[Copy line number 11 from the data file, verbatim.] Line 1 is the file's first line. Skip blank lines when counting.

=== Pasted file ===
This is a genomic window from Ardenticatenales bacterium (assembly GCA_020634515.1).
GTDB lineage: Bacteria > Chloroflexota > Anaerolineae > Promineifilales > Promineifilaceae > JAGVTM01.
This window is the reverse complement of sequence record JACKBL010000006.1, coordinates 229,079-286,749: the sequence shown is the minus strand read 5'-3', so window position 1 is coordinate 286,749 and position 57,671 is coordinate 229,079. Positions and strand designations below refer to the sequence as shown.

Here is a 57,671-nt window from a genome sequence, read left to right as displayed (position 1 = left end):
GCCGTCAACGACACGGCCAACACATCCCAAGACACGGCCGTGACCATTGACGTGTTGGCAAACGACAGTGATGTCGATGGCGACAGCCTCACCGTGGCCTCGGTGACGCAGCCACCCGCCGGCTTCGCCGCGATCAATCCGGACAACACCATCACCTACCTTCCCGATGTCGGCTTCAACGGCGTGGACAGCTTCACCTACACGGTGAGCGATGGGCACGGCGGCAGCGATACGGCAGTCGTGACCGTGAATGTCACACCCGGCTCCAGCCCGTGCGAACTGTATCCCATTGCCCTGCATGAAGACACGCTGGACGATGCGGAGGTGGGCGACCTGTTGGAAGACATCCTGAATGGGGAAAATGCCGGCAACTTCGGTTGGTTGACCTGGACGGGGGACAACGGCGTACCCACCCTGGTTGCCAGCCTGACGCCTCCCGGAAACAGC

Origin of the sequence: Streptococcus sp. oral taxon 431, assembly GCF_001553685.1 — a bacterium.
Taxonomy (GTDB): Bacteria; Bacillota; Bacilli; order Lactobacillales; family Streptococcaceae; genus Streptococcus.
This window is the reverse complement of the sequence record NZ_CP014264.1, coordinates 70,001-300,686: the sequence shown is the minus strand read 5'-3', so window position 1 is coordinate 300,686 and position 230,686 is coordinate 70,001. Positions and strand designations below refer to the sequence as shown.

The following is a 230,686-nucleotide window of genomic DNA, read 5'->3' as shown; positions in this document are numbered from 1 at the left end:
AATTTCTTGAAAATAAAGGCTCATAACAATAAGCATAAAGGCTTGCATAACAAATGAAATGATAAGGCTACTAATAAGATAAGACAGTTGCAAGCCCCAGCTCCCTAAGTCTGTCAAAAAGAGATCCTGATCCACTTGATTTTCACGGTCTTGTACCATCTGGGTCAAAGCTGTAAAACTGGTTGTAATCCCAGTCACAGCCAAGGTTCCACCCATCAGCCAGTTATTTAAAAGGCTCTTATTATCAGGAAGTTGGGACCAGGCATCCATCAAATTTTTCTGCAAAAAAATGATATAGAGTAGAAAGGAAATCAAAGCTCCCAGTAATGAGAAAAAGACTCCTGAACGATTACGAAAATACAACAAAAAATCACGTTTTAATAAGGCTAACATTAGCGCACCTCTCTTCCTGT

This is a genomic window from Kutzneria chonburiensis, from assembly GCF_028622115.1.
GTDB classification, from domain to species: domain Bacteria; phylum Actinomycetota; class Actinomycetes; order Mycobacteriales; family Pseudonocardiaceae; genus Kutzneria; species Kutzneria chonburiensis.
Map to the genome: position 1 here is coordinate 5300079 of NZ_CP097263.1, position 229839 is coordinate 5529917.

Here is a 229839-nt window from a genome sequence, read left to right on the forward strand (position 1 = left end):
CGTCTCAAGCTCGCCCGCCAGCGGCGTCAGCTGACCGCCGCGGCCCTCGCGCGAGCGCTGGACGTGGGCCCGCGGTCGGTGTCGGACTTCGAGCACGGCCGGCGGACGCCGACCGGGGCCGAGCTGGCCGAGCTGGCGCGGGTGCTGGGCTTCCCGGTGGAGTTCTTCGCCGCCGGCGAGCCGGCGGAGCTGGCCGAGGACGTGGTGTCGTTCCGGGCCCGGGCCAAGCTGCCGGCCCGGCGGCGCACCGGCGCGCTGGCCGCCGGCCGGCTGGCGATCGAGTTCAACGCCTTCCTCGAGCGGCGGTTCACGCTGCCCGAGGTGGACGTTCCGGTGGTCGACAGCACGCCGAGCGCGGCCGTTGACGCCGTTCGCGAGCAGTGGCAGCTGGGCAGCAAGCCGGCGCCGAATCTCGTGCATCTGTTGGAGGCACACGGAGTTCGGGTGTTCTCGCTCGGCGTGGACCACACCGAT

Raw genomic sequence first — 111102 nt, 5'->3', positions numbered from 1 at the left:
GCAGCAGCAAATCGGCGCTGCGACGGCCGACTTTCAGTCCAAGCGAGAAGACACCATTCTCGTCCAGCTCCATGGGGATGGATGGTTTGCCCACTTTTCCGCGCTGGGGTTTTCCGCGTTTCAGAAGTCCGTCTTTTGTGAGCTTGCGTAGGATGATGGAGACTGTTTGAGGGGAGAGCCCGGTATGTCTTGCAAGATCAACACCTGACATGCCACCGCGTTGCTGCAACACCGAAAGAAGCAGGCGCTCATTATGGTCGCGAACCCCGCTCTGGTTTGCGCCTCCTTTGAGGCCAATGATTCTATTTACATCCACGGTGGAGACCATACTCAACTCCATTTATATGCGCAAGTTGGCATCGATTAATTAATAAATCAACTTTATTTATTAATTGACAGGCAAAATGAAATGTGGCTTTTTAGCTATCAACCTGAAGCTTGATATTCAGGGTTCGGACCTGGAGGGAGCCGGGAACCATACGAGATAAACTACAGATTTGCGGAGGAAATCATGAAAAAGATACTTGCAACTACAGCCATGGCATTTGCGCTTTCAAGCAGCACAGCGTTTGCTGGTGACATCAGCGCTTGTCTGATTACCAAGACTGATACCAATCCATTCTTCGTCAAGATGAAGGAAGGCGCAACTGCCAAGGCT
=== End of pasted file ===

This is a genomic window from Kutzneria chonburiensis, from assembly GCF_028622115.1.